Wagga Tigers president Paul Lucas concedes developing women's football is likely to be the challenge facing the Riverina League powerhouse as clubs work through the criteria for the new 'premier league'.
Tigers have won two of the last four Riverina League flags (in 2016 and 2019) as well as the short, elite AFL Riverina Championship in 2020, and intend to be on the front foot for a revamped 2023 season.
"It's a big, nasty document but you break it down, and we've got some great contributors in our working group who are excited to make it happen," Lucas said.
"Most of the criteria are things we're already doing. We'll change a few things in our constitution to fit in with that.
"We need a level two accredited coach to be coaching coordinator and our senior coach Murray Stephenson has agreed to do that.
"The biggest hurdle for Wagga Tigers is going to be developing our women's team without a home ground because cricket use Robertson Oval until the 25th April."
The criteria covers required teams, junior pathways, coaching structures, governance and administration, finance, facilities, medical and reporting requirements.
Lucas said organising football and netball clubs these days is akin to running a business. He supports the AFL Riverina restructure, which aims to lift the standard of the top flight competition, while providing competitive and healthy league options for smaller community clubs.
However, he hinted that the requirement that premier league clubs must field a women's team in the (pre-season) Southern NSW Women's league will bear close watching.
"(Women's footy) is probably our biggest hurdle... that competition is growing from eight to 12 or 13 teams so it's going to be interesting how deep the pool is," Lucas said.
"There might be other ways of looking at promoting women's football... but we've got good, strong netball sides and good strong football sides. I'm very confident we'll meet the criteria in every other aspect.
"But I'm a fan of it (the tiered competitions). I think it's a good thing for football. And the premier league is proving to be quite popular. I know (Farrer League clubs) East Wagga are keen to get into it and Marrar as well although juniors will be a work in progress for them. But I think it's a good idea."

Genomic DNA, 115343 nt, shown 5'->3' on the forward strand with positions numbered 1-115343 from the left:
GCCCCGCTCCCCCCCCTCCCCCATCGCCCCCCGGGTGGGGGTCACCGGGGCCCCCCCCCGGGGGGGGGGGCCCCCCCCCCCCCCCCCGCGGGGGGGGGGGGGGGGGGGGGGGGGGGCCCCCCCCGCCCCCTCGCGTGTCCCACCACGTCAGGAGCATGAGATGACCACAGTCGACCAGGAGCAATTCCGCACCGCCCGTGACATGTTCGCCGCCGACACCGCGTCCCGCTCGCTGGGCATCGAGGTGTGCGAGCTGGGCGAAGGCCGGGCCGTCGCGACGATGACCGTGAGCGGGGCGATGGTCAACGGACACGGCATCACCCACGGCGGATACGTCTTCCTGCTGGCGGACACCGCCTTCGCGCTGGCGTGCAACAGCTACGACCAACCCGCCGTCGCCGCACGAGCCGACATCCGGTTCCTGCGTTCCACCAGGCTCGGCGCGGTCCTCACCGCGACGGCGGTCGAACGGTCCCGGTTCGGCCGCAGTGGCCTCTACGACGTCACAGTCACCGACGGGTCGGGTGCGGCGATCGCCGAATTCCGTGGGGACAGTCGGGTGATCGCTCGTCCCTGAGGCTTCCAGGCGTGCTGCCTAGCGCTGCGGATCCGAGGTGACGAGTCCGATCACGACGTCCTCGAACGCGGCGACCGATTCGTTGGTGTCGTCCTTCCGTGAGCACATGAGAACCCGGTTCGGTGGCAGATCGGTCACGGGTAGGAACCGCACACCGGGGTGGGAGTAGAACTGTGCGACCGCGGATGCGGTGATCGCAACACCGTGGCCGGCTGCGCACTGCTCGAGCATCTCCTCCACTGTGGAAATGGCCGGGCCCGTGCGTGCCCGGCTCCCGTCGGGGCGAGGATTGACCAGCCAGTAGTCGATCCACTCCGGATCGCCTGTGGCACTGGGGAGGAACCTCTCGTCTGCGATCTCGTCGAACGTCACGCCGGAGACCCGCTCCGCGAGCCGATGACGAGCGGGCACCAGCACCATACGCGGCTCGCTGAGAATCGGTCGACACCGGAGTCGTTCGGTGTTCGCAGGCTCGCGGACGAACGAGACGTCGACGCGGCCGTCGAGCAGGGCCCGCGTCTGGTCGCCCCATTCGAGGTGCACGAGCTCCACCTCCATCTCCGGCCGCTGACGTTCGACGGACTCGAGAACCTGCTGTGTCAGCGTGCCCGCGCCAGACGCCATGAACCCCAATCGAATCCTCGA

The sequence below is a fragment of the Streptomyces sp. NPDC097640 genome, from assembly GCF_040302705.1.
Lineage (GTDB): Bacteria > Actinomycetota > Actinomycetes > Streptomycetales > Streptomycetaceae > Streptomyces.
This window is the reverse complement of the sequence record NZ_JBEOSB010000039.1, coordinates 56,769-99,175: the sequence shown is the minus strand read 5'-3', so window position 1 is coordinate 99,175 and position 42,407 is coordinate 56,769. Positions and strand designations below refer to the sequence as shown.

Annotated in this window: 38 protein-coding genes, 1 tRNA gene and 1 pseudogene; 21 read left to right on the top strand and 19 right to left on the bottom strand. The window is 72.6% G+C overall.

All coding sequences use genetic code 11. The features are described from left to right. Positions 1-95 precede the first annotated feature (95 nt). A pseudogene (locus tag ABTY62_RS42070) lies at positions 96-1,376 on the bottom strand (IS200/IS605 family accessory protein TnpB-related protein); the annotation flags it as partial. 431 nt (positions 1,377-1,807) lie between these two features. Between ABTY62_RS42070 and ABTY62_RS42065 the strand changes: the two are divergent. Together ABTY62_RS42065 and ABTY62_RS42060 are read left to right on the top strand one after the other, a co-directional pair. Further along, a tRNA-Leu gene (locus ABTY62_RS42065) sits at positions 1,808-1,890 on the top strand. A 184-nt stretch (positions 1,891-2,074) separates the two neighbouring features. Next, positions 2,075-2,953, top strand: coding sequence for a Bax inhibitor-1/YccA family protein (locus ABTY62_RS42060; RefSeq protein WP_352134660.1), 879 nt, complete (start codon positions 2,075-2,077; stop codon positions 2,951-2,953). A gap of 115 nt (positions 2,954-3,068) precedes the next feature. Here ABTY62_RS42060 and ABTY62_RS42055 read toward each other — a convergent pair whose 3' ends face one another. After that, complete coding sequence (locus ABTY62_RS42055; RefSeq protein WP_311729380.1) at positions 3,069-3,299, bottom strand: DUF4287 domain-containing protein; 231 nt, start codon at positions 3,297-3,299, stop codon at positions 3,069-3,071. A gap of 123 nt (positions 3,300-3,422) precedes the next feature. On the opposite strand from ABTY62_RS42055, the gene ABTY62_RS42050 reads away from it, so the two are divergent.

Mangoplah-Cookardinia United-Eastlakes have a planning meeting scheduled this weekend.
New president Geoff Seymour says the Goannas' preparation to field a women's team for the first time is "progressing well".
"There's a range of criteria that we're already doing but I think the biggest threat for a rural community club like Mangoplah is getting our facilities to the best standard, or the standard required," Seymour said.
"We're currently undertaking some renovations to our visitors changerooms - that work's underway, which is great. But there's still a lot of work to be undertaken by volunteers."
MCUE haven't finished outside the top five in 10 seasons. They were grand finalists in 2014 and 2015 and second on the ladder in 2016, 2017 and 2021.
Seymour broadly backs the AFL Riverina approach in reviewing the leagues.
"I think it was time again for a review... it probably was due again," he said.
"Is it good or bad, it's probably hard to say now. Will it be different to the RFL-Farrer structure? Maybe not overly different but I suppose it's the AFL's way of making sure clubs are adapting with the times.
"We've got to look to better our facilities, and get women involved in footy because that's a huge growth area for the AFL.
"It does put some more hurdles in front of clubs. The better clubs will probably prosper but I think there'll be a few that do suffer... it's going to be interesting how it sorts out some of the rural clubs and whether they want to be in the community competitions."
Marrar have indicated they're keen to aim for the premier league while the Northern Jets this week issued a passionate defence of the Farrer League, and warned against changes that will devalue a 'high quality competition'.
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